Lightning Review: G.I. Joe: The Rise of Cobra

G.I. Joe: The Rise of Cobra movie posterSynopsis
Duke (Channing Tatum) and Ripcord (Marlon Wayans) escort a convoy transporting experimental nanomite warheads when it gets ambushed by Baroness (Sienna Miller) and her Neo Viper soldiers. They are rescued by Heavy Duty (Adewale Akinnuoye-Agbaje), Snake Eyes (Ray Park), Scarlett (Rachel Nichols), and Breaker (Said Taghmaoui), members of an elite military unit known as G.I.Joe, or Global Integrated Joint Operating Entity. The Joes race to stop the creator of the warheads, James McCullen (Christopher Eccleston), from using the warheads to start the next World War.

G.I. Joe has followed in Transformers’ footsteps as the next Hasbro toy line to receive the live-action movie treatment. G.I. Joe: The Rise of Cobra is a fairly standard action movie, one that sacrifices plot for explosions. But that works in its favor because it knows exactly the kind of film it wants to be. The action is pretty good, particularly anything with Snake Eyes and Storm Shadow (or both), but the thin plot is pulled straight from the 1980s cartoon. There are times it tries to be serious and these scenes feel out of place compared with the rest of the film. My favorite performance was Rachel Nichols as Scarlett. Brendan Fraser had a little cameo as Sgt. Stone that was a nice surprise. With this movie being the rise of Cobra, we don’t see Cobra Commander until the end, and even so he isn’t wearing his iconic mask. G.I. Joe: The Rise of Cobra is nothing special, but if you take it for what it is, there is some fun to be had.



Cast & Crew
Stephen Sommers – Director/Story
Stuart Beattie – Screenplay/Story
David Elliot – Screenplay
Paul Lovett – Screenplay
Michael Gordon – Story
Alan Silvestri – Composer

Channing Tatum – Duke
Marlon Wayans – Ripcord
Sienna Miller – Ana/Baroness
Christopher Eccleston – Jame McCullen
Joseph Gordon-Levitt – The Doctor/Rex
Byung-hun Lee – Storm Shadow
Ray Park – Snake Eyes
Adewale Akinnuoye-Agbaje – Heavy Duty
Rachel Nichols – Scarlett
Said Taghmaoui – Breaker
Dennis Quaid – General Hawk
Arnold Vosloo – Zartan
Karolina Kurkova – Cover Girl
Leo Howard – Young Snake Eyes
Brandon Soo Hoo – Young Storm Shadow
Gerald Okamura – Hard Master
Jonathan Pryce – US President

The Heat Review

The Heat was the the next movie of my Original Six reviews.  I really, really enjoyed it as you will soon find out. It can be formulaic as a buddy cop story but Bullock and McCarthy work so well together.  Definitely up there as one of my favorite buddy cop movies and maybe even a favorite comedy.

The Heat movie posterSynopsis
By-the-book FBI special agent Sarah Ashburn (Sandra Bullock) must work with tough-as-nails Boston detective Shannon Mullins (Melissa McCarthy) to bring down a drug lord. The problem is neither works well with others. They must learn to work together or risk losing what is most important to them.

The Heat is absolutely hilarious. McCarthy steals the show in this film. The first time I really saw her in a leading role was Identity Thief earlier this year and I thought she was great in that movie, too. She is quickly becoming one of my favorite comedic actresses and can’t wait to see what she’ll do next. Bullock, on the other hand, has always been one of my favorite actresses and she is great as usual. What makes the comedy work so well is the chemistry between these two. They play so well off each other, it is the female version of Will Ferrell and John C. Reilly.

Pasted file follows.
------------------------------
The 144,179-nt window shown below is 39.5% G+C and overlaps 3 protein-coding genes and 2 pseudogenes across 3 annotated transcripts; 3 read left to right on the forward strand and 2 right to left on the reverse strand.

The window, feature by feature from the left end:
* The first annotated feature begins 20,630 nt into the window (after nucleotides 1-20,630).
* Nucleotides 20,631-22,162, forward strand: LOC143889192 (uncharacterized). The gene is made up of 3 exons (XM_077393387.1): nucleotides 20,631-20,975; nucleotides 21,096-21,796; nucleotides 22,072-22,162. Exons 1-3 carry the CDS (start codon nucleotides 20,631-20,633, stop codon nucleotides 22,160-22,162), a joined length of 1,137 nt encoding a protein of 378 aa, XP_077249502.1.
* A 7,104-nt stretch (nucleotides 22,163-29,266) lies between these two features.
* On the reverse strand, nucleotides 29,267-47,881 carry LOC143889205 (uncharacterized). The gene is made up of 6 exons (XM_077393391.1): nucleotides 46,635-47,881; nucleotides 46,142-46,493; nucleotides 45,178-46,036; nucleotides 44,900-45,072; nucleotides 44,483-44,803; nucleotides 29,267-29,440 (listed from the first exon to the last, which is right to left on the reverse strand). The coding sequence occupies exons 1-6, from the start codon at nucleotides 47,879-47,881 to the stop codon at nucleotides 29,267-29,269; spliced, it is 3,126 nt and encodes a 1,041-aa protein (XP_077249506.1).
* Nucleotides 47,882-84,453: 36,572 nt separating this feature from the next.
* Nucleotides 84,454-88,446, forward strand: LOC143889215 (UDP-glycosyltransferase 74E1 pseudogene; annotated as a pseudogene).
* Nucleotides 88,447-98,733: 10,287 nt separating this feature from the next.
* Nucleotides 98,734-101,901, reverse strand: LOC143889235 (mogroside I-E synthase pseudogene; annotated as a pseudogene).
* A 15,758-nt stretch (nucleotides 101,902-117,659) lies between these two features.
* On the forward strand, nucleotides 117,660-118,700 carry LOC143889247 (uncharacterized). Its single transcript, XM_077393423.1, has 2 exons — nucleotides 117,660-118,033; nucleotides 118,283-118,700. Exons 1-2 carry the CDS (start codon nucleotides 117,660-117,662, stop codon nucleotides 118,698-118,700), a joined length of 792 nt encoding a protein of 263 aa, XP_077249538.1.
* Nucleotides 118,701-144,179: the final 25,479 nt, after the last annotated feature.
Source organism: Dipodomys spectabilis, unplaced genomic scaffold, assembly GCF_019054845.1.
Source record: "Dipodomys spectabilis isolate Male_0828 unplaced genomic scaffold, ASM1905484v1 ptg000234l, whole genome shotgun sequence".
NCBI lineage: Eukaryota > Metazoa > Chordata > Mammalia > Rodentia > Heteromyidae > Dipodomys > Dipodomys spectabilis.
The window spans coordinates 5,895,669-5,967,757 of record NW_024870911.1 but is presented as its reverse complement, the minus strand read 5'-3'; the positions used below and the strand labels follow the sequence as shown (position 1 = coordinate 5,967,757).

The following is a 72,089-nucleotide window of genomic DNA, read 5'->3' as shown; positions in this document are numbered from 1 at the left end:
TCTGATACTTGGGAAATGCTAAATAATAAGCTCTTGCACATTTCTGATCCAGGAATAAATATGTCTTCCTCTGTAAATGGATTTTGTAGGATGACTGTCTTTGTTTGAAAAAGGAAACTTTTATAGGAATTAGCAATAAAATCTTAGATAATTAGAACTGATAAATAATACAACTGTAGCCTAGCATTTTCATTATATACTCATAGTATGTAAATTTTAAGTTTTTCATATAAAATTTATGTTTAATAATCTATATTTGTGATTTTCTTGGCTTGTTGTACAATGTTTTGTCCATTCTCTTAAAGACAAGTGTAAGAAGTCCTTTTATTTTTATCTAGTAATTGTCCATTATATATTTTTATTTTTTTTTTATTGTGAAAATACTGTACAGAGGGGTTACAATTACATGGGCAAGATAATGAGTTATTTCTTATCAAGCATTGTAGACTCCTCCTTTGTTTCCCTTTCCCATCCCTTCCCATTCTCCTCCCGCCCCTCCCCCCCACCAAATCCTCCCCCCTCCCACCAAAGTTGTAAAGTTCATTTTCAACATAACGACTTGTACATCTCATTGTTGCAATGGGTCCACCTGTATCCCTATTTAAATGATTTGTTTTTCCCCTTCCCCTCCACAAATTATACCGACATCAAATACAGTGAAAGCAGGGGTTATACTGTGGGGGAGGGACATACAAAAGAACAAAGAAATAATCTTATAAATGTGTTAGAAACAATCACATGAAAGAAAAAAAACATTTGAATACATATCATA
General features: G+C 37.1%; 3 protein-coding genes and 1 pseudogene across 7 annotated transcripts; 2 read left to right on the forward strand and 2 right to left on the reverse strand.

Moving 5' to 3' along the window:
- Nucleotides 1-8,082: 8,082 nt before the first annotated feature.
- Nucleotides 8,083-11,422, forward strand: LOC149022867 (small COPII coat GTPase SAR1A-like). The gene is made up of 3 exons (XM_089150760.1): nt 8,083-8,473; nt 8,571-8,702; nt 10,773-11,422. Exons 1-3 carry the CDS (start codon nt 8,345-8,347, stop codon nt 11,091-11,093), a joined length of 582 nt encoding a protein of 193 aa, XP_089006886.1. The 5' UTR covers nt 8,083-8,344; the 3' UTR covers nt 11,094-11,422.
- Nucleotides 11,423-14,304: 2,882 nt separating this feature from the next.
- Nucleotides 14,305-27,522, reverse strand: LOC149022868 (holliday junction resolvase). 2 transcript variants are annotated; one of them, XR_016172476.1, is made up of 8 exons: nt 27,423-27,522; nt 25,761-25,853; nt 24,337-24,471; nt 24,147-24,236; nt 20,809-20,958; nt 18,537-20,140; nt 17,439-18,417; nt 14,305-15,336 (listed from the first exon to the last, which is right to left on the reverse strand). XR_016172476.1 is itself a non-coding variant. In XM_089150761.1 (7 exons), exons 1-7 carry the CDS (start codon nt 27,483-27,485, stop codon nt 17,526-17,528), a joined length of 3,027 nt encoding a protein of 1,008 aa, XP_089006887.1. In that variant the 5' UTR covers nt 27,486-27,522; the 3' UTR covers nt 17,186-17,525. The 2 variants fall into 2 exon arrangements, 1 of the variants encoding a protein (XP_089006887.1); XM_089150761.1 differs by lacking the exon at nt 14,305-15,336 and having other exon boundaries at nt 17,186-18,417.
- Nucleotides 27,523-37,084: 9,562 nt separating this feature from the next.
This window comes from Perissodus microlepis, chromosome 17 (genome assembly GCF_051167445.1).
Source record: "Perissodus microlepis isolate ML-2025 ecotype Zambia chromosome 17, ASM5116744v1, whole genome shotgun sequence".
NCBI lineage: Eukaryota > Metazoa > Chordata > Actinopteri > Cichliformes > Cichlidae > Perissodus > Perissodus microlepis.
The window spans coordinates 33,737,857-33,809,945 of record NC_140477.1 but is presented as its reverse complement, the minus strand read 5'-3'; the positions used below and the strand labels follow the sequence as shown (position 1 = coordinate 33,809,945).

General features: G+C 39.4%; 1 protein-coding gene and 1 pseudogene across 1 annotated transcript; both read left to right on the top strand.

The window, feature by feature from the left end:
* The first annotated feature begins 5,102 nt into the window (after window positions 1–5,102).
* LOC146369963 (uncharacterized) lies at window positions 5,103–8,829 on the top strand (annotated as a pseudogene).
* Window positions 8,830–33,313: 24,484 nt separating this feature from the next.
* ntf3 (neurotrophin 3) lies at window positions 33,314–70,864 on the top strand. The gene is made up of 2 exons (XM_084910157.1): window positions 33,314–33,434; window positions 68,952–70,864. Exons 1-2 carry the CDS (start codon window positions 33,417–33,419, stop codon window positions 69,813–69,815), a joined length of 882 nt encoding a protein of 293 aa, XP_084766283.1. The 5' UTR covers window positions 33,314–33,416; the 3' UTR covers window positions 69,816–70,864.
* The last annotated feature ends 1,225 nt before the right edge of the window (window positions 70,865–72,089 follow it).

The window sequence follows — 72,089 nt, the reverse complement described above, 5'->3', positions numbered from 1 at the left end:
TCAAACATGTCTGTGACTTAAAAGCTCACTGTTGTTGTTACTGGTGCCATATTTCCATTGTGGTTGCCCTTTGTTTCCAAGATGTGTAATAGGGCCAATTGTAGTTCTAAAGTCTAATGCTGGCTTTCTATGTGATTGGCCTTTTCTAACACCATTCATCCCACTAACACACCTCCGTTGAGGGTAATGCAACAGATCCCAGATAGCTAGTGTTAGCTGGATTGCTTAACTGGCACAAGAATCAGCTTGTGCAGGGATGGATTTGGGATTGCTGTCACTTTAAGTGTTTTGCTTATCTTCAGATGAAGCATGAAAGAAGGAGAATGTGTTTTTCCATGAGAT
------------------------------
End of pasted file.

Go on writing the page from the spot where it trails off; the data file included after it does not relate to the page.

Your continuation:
Although McCarthy and Bullock’s chemistry stole the show, the supporting cast was great as well. My favorite was a drug dealer played by Spoken Reasons (John A. Baker, Jr.). The scenes with the Mullins family where also pretty good. Of course being set Boston, there is the mandatory Boston accent joke.

The core of some of the best buddy-cop movies is the initial conflict between the two characters, particularly when the two are very different (see Lethal Weapon or Tango and Cash). The Heat is no different, and I think that is what makes it work so well. The first half of the movie when Bullock and McCarthy are conflicted make up some of the best moments of the film.

The plot follows in the footsteps of many cop movies and can be a bit formulaic. Unfortunately, this can make the make it predictable. If you’ve seen one, you’ve seen them all. But this is a tried-and-true formula, so I can’t knock it too hard, just don’t expect anything ground breaking in the story.

The Heat is one of the best buddy-cop movies I have seen in a long time. Although the plot was predictable, it was refreshing to see a buddy-cop film with female leads (none are coming to mind off the top of my head). With great chemistry between Bullock and McCarthy, and an excellent supporting cast, I couldn’t stop laughing.



Cast & Crew
Paul Feig – Director
Katie Dippold – Writer
Mike Andrews – Composer

Sandra Bullock – Ashburn
Melissa McCarthy – Mullins
Demian Bichir – Hale
Marlon Wayans – Levy
Michael Rapaport – Jason Mullins
Spoken Reasons – Rojas
Dan Bakkendahl – Craig
Taran Killam – Adam
Michael McDonald – Julian
Thomas F. Wilson – Captain Woods
Kaiklin Olson – Tatiana
Michael Tucci – Mr. Mullins
Jane Curtin – Mrs. Mullins
Joey McIntyre – Peter Mullins
Bill Burr – Mark Mullins
Nathan Corddry – Michael Mullins
Jessica Chaffin – Gina
Jamie Denbo – Beth